There are several world-renowned fabric patterns in the fashion industry that continue to withstand the test of time. Instantly recognisable, these patterns have inspired many fashion designers to create a myriad of garments. Patterns that have endured varying waves of “what’s in”.
Originating from the tartan of Clan Campbell of Argyll in Scotland, the Argyle pattern is used not only for kilts and plaids, but also for the patterned socks worn by highlanders as far back as the 17th century. There is a rich history attached to the Argyle pattern.
Jumping 300 years to the 20th century where the Argyle pattern became popular in Great Britain and the United States after the First World War. Made popular by Pringle of Scotland and the Duke of Windsor for golfing attire, this design was used in both jerseys as well as socks.
Jumping again to modern day, the Argyle pattern is one of the most recognisable patterns around the world, not just for being found on jerseys but also trousers, t-shirts, scarves and famously – socks. Just as the fashion designers were inspired, so are Peper Harow’s Argyle men’s socks inspired by this classic pattern, knitted in sumptuous Supima cotton.
Yet more style borrowed from the Clans of Scotland from the 16th century, the Check pattern has many names and just as many variations from Gingham to Buffalo.
Springing forward into the 20th century, the Check pattern was made famous during the Second World War by actor Humphrey Bogart in Casablanca and by businessmen, creating a status symbol of the wealthy. From there the Check pattern became an iconic feature of the rebellious Vivienne Westwood.
Fast forward to modern day, the Check pattern is one of the most iconic around the world. From Milan to Paris, this ever-chic style hasn’t gone out of fashion since its inception. Still maintaining its status symbol, the Check pattern is used for garments such as jackets, shirts, underwear and even luxury socks. If the past is anything to go by, this classic design will be around for decades to come.
The oldest known Houndstooth pattern dates to a garment uncovered in a Swedish peat bog dating back to between 360 and 100 BC however, the modern Houndstooth patterns familiar today hail, once again, from Scotland. Bearing a resemblance to the Check pattern, the Houndstooth, evolved into a sign of class in the early 20th century alongside the wide-ranging Check patterns thanks to Coco Chanel and Vogue.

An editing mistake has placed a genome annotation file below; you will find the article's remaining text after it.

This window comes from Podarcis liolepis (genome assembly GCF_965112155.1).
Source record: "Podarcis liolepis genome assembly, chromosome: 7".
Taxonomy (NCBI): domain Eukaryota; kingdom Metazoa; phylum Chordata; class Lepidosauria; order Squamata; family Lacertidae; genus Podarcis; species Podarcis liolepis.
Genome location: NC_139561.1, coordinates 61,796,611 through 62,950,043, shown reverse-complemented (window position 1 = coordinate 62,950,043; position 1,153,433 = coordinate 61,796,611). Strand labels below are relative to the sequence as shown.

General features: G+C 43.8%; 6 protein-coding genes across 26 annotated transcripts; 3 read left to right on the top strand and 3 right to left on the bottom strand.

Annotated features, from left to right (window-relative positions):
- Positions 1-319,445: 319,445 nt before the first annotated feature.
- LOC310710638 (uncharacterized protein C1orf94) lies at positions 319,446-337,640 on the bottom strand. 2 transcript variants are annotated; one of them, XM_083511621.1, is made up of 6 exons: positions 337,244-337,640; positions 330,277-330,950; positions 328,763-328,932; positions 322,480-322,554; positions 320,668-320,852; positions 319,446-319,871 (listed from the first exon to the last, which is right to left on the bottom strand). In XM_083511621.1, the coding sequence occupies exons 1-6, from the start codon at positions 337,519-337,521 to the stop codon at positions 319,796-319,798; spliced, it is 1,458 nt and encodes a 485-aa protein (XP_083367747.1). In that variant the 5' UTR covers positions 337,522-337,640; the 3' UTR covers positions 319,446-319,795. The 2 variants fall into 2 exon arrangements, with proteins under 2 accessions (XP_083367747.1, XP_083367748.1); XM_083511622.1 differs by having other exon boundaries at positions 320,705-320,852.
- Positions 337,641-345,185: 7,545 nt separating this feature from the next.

Yet another timeless pattern, the Houndstooth is seen on everything from dresses, socks, jackets – with a special mention to Sherlock Holmes – and even car seats and will remain in public consciousness for a many a year to come. The Houndstooth sock pattern is a quirky yet stylish sock that every gentleman should have in their wardrobe.
A more recently developed pattern, yet just as classic and firmly entrenched in the modern fashion psyche, the Pinstripe was first used in the 19th century by banks to identify their employees. It wasn’t until the 20th century that the United States adopted the pinstripe for their jackets as well. For the dapper gentlemen of the early 20th century, pinstripe was the height of glamour, being worn by the (in)famous and wealthy. Both actors and mobsters alike could be seen hopping from nightclub to bar to gentlemen’s club, exemplifying the glamourous life and solidifying the suave style of the pinstripe in the collective minds of the world.
These days contemporary pinstripe can be found on everything from underwear to shirts to socks and offer a level of timeless style that is rare of recently created patterns.
Peper Harow Goes Classic
Taking these classic patterns dating back decades – centuries, we have merged our own brand of quirky, modern, style into some of the most dashing luxury men’s socks. From the Pin Stripe to the Check, Oxford Stripe to the Checkmate, our contemporary men’s socks are the ultimate in men’s luxury socks. Luxury that gentlemen truly deserve.